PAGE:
Fabrics & Layers
Layering clothes helps you to be prepared for a variety of weather conditions. Having the ability to add or remove layers as you warm up or cool down helps you stay safe and comfortable. Carry a backpack so that you can add or remove layers as you go.
The type of fabric is an important consideration when dressing for outdoor recreation. Cotton does a poor job of wicking away moisture, and loses its ability to retain heat when damp. Synthetic fabrics and performance wool blends do a better job of managing moisture and retaining heat when cold and/or wet.
This is the layer closest to your skin. Think long underwear, leggings, and skintight clothing.
This layer should be moisture wicking; it keeps your skin dry, which helps keep you warm.
The base layer includes socks. Thicker, wool-blend socks are recommended for their ability to reatin heat even if they get wet.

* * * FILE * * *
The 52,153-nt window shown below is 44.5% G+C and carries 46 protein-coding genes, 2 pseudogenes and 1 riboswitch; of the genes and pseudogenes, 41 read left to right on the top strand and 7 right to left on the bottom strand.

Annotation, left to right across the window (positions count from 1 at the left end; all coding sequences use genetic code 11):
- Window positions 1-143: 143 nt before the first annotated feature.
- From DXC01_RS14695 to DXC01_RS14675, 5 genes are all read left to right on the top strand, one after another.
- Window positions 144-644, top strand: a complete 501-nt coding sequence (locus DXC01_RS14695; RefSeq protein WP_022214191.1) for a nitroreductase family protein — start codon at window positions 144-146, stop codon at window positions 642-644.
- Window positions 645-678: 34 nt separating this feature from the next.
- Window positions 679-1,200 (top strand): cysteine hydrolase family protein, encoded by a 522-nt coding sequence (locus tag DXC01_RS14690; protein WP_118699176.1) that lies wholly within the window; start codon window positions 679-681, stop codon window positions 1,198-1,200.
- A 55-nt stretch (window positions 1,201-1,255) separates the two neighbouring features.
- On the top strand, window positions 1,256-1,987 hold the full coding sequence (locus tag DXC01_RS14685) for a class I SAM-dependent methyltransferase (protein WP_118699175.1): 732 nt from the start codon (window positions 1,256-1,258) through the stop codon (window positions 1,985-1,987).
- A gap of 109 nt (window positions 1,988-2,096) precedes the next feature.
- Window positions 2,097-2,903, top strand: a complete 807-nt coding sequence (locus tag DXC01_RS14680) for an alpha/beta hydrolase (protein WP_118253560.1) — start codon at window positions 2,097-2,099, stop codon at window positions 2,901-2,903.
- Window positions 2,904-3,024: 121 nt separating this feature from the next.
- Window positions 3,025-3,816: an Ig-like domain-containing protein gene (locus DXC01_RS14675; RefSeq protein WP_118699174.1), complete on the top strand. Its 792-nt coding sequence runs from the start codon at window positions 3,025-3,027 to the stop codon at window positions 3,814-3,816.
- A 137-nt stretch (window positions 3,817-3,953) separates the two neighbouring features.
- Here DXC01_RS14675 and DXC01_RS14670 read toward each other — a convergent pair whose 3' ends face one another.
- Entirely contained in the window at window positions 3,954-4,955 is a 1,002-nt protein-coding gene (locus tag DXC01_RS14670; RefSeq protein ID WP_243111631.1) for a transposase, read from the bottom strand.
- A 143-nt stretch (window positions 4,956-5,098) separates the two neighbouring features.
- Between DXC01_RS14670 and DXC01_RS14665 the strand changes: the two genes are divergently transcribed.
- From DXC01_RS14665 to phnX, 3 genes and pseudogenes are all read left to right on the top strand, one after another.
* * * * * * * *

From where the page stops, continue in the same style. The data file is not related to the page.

This layer provides insulation - a barrier of warm body heat between you and the cold.
This is the layer that has the most variability. Fleeces, puffy jackets or vest, sweatshirts, pullovers, sweaters, and thicker long-sleeve shirts can all serve as insulating layers, depending on weather conditions.
This layer should be a wind- and water-resistant jacket. Keeping the elements from penetrating your layers keeps you warm, dry, and safe.
It is important to make sure that this jacket is large enough to fit over your other layers.